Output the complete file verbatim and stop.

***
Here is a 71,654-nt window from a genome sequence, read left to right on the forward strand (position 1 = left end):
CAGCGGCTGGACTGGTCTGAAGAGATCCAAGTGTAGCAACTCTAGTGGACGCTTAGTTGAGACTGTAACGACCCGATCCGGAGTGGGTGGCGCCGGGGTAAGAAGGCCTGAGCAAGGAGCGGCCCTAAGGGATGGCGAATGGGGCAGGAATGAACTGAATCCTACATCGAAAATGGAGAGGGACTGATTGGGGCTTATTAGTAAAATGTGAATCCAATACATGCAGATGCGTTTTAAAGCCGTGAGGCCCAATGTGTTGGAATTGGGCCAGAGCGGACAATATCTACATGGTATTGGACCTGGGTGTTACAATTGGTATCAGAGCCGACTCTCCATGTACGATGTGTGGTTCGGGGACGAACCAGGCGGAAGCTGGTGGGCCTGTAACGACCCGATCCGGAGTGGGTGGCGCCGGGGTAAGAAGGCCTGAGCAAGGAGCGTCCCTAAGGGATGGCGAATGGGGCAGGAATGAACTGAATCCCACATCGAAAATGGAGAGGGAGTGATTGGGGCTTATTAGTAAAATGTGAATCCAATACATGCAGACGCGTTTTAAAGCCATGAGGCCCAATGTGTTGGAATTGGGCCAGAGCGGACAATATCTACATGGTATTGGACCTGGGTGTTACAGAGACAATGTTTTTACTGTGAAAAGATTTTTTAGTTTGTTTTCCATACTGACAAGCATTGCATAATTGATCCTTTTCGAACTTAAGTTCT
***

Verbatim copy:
Here is a 71,654-nt window from a genome sequence, read left to right on the forward strand (position 1 = left end):
CAGCGGCTGGACTGGTCTGAAGAGATCCAAGTGTAGCAACTCTAGTGGACGCTTAGTTGAGACTGTAACGACCCGATCCGGAGTGGGTGGCGCCGGGGTAAGAAGGCCTGAGCAAGGAGCGGCCCTAAGGGATGGCGAATGGGGCAGGAATGAACTGAATCCTACATCGAAAATGGAGAGGGACTGATTGGGGCTTATTAGTAAAATGTGAATCCAATACATGCAGATGCGTTTTAAAGCCGTGAGGCCCAATGTGTTGGAATTGGGCCAGAGCGGACAATATCTACATGGTATTGGACCTGGGTGTTACAATTGGTATCAGAGCCGACTCTCCATGTACGATGTGTGGTTCGGGGACGAACCAGGCGGAAGCTGGTGGGCCTGTAACGACCCGATCCGGAGTGGGTGGCGCCGGGGTAAGAAGGCCTGAGCAAGGAGCGTCCCTAAGGGATGGCGAATGGGGCAGGAATGAACTGAATCCCACATCGAAAATGGAGAGGGAGTGATTGGGGCTTATTAGTAAAATGTGAATCCAATACATGCAGACGCGTTTTAAAGCCATGAGGCCCAATGTGTTGGAATTGGGCCAGAGCGGACAATATCTACATGGTATTGGACCTGGGTGTTACAGAGACAATGTTTTTACTGTGAAAAGATTTTTTAGTTTGTTTTCCATACTGACAAGCATTGCATAATTGATCCTTTTCGAACTTAAGTTCT